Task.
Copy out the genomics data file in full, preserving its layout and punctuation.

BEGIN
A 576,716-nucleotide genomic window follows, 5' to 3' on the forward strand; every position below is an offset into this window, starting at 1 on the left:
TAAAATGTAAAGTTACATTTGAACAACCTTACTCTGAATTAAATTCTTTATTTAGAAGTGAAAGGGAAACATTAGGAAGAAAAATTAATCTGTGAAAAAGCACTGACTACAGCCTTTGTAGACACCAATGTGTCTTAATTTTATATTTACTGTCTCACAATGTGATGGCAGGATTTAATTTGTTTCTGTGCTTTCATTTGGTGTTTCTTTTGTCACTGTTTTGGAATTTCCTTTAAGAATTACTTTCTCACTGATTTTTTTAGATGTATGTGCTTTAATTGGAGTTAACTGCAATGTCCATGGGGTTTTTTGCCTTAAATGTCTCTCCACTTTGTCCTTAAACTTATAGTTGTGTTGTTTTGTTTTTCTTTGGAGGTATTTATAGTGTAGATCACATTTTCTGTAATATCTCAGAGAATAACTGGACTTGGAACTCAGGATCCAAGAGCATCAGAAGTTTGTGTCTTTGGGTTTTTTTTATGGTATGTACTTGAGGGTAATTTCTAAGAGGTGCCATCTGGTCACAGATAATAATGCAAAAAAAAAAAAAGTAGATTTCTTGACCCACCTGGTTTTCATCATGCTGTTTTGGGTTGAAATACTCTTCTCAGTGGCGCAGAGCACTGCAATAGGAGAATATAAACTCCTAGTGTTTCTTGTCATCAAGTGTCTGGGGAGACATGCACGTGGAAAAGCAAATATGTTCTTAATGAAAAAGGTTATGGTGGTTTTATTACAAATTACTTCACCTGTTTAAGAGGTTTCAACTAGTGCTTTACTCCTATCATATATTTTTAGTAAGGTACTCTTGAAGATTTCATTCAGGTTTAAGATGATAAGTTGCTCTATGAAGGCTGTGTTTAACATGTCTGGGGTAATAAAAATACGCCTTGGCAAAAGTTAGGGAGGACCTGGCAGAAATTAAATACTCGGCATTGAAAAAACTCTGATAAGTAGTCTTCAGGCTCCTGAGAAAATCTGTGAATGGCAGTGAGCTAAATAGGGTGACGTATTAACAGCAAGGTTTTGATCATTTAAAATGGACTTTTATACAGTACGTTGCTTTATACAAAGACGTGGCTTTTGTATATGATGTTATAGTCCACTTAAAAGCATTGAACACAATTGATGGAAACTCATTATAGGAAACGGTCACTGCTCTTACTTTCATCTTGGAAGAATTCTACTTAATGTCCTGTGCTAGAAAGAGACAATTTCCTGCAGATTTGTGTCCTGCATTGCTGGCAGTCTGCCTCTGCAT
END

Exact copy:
A 576,716-nucleotide genomic window follows, 5' to 3' on the forward strand; every position below is an offset into this window, starting at 1 on the left:
TAAAATGTAAAGTTACATTTGAACAACCTTACTCTGAATTAAATTCTTTATTTAGAAGTGAAAGGGAAACATTAGGAAGAAAAATTAATCTGTGAAAAAGCACTGACTACAGCCTTTGTAGACACCAATGTGTCTTAATTTTATATTTACTGTCTCACAATGTGATGGCAGGATTTAATTTGTTTCTGTGCTTTCATTTGGTGTTTCTTTTGTCACTGTTTTGGAATTTCCTTTAAGAATTACTTTCTCACTGATTTTTTTAGATGTATGTGCTTTAATTGGAGTTAACTGCAATGTCCATGGGGTTTTTTGCCTTAAATGTCTCTCCACTTTGTCCTTAAACTTATAGTTGTGTTGTTTTGTTTTTCTTTGGAGGTATTTATAGTGTAGATCACATTTTCTGTAATATCTCAGAGAATAACTGGACTTGGAACTCAGGATCCAAGAGCATCAGAAGTTTGTGTCTTTGGGTTTTTTTTATGGTATGTACTTGAGGGTAATTTCTAAGAGGTGCCATCTGGTCACAGATAATAATGCAAAAAAAAAAAAAGTAGATTTCTTGACCCACCTGGTTTTCATCATGCTGTTTTGGGTTGAAATACTCTTCTCAGTGGCGCAGAGCACTGCAATAGGAGAATATAAACTCCTAGTGTTTCTTGTCATCAAGTGTCTGGGGAGACATGCACGTGGAAAAGCAAATATGTTCTTAATGAAAAAGGTTATGGTGGTTTTATTACAAATTACTTCACCTGTTTAAGAGGTTTCAACTAGTGCTTTACTCCTATCATATATTTTTAGTAAGGTACTCTTGAAGATTTCATTCAGGTTTAAGATGATAAGTTGCTCTATGAAGGCTGTGTTTAACATGTCTGGGGTAATAAAAATACGCCTTGGCAAAAGTTAGGGAGGACCTGGCAGAAATTAAATACTCGGCATTGAAAAAACTCTGATAAGTAGTCTTCAGGCTCCTGAGAAAATCTGTGAATGGCAGTGAGCTAAATAGGGTGACGTATTAACAGCAAGGTTTTGATCATTTAAAATGGACTTTTATACAGTACGTTGCTTTATACAAAGACGTGGCTTTTGTATATGATGTTATAGTCCACTTAAAAGCATTGAACACAATTGATGGAAACTCATTATAGGAAACGGTCACTGCTCTTACTTTCATCTTGGAAGAATTCTACTTAATGTCCTGTGCTAGAAAGAGACAATTTCCTGCAGATTTGTGTCCTGCATTGCTGGCAGTCTGCCTCTGCAT